Placebos and genetically influenced friendships

  • Power Balance Australia said: ‘In our advertising, we stated that Power Balance wristbands improved your strength, balance and flexibility. ‘We admit that there is no credible scientific evidence that supports our claims and therefore we engaged in misleading conduct in breach of s52 of the trade practices act 1974.’
    But the US-based parent company yesterday stood by its bands, saying: ‘This is simply a matter of correcting prior marketing claims [in Australia].’ It added: ‘We have heard from fitness professionals, athletes, coaches, personal trainers and everyday users who tell us they have experienced benefits from Power Balance.’
    Last year, some sports psychologists raised doubts over the popular bands, saying they created a ‘placebo effect’.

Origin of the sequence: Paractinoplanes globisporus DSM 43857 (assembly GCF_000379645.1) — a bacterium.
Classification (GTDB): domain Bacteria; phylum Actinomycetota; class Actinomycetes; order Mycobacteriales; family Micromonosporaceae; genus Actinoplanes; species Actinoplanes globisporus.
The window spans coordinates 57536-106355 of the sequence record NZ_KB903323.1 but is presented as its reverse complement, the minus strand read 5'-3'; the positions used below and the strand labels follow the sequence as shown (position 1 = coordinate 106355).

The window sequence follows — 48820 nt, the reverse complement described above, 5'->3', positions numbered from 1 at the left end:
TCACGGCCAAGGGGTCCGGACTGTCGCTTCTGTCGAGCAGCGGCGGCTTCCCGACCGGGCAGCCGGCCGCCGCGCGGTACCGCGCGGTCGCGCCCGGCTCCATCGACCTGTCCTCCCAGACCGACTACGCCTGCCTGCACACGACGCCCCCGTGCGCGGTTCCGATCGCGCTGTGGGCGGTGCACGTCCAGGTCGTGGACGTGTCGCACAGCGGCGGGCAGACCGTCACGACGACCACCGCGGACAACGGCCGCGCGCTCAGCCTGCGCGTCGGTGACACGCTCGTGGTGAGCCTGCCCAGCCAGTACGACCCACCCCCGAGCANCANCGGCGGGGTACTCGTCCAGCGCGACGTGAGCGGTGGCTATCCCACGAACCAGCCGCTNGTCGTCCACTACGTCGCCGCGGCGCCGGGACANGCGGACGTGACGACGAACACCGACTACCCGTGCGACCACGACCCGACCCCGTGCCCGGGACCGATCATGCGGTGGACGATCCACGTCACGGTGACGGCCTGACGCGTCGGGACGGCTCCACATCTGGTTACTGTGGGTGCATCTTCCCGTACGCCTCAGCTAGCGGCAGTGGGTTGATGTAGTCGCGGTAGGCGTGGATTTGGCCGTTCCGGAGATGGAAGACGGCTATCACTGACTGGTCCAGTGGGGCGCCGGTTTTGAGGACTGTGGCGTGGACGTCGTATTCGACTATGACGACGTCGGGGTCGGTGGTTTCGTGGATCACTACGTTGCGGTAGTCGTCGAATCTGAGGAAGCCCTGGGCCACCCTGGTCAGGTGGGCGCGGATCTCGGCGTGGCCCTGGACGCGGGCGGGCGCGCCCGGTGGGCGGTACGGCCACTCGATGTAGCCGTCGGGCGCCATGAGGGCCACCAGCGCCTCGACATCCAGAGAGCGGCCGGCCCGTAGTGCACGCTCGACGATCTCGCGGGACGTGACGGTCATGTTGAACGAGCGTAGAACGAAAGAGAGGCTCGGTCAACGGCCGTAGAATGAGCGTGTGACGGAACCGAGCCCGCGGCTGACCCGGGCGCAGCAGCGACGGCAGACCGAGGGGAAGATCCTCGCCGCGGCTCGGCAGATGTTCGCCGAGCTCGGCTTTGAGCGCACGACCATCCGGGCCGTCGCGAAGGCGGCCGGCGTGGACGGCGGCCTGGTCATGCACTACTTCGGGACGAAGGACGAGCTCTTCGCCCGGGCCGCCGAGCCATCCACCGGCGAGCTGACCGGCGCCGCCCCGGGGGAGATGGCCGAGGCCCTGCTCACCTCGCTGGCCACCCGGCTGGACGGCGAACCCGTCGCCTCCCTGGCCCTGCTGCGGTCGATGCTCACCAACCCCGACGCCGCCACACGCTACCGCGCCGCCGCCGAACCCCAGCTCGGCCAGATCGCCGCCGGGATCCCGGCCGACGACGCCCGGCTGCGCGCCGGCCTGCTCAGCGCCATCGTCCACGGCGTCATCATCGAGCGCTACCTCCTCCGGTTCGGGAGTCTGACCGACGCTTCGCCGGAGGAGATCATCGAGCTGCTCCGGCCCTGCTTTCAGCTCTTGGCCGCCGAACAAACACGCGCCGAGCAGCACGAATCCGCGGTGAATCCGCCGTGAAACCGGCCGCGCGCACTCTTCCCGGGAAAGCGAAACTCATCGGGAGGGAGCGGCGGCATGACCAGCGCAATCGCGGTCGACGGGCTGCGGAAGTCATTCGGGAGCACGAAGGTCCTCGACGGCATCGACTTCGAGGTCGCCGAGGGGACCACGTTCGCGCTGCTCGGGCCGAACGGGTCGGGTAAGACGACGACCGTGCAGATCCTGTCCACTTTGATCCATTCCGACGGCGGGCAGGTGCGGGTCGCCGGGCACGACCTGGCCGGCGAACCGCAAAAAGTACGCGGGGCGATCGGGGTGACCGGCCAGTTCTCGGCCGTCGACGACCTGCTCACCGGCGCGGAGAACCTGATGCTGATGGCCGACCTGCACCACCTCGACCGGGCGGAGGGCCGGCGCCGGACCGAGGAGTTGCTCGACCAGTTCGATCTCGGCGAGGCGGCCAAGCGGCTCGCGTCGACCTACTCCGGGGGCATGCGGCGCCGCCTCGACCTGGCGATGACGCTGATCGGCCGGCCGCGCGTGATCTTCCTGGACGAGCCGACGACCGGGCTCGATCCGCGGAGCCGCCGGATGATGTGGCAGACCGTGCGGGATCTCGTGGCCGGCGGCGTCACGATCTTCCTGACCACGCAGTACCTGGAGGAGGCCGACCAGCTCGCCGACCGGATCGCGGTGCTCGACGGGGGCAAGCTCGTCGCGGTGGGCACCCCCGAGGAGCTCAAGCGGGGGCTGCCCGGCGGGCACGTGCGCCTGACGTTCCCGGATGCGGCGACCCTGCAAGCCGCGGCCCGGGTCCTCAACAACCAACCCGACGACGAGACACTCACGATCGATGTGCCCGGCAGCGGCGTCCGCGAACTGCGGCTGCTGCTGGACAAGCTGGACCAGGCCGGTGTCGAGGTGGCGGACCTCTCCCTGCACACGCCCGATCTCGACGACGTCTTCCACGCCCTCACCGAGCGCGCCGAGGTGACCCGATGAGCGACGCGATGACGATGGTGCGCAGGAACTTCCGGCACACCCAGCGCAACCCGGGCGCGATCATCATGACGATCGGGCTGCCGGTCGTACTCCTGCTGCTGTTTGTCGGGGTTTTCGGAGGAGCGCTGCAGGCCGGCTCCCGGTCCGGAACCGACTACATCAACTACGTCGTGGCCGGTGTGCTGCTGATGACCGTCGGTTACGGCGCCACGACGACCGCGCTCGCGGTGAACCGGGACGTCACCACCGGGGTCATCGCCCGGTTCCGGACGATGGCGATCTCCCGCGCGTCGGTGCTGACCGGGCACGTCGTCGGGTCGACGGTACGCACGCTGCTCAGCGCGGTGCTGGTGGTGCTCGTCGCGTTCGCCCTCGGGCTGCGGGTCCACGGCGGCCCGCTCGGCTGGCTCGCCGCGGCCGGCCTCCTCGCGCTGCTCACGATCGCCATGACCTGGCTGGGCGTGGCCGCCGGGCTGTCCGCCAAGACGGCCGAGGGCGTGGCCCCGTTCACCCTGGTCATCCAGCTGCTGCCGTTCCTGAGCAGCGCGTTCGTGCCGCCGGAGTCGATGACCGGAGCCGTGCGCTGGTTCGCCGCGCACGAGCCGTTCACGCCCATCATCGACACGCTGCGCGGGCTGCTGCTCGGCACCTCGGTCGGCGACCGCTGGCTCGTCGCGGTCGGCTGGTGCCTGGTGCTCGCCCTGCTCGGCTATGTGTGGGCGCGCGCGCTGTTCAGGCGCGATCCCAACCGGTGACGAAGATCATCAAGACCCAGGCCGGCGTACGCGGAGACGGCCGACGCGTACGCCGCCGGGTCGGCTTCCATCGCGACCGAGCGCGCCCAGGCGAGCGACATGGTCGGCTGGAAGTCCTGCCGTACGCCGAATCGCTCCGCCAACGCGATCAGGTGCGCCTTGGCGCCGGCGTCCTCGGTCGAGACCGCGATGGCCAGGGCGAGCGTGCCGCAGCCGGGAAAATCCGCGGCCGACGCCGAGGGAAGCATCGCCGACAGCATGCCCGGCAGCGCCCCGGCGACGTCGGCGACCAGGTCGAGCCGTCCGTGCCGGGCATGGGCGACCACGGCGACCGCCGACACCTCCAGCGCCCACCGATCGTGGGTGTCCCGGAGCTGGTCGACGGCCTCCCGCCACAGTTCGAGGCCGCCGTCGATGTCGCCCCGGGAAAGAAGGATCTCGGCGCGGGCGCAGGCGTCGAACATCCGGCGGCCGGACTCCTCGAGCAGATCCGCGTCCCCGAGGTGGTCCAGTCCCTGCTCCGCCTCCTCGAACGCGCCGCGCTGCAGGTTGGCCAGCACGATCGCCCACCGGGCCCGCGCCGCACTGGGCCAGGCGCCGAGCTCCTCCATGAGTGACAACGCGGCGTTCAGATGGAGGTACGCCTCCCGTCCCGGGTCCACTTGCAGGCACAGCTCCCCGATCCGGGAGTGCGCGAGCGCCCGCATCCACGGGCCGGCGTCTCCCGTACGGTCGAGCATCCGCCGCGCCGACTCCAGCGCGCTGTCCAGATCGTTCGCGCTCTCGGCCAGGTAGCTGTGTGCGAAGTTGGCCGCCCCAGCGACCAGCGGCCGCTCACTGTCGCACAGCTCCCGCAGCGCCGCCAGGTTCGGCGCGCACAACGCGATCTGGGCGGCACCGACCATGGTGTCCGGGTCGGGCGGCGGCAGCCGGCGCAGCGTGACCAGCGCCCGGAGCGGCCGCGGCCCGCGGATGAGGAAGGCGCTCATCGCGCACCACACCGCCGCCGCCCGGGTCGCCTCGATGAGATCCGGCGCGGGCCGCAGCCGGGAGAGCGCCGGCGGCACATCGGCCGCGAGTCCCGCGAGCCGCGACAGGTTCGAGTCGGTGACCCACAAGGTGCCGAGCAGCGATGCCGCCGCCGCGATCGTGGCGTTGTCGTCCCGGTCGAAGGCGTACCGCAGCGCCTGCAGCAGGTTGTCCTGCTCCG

• Researchers in the United States say they have uncovered tentative evidence of a genetic component to friendship. Using data from two independent studies, they found carriers of one gene associated with alcoholism tended to stick together. However, people with another gene linked with metabolism and openness, stayed apart.
    Details are published in the journal Proceedings of the National Academy of Sciences. The researchers looked at six genetic markers in two long-running US studies, the National Longitudinal Study of Adolescent Health and the Framingham Heart Study, which contain both genetic data and information on friends. With one gene, called DRD2, which has been associated with alcoholism, they found clusters of friends with the very same marker. Another gene called CYP2A6, which has a suspected role in the metabolism of foreign bodies including nicotine, appeared more divisive. People with this gene seemed to steer clear of those who also carry the gene.
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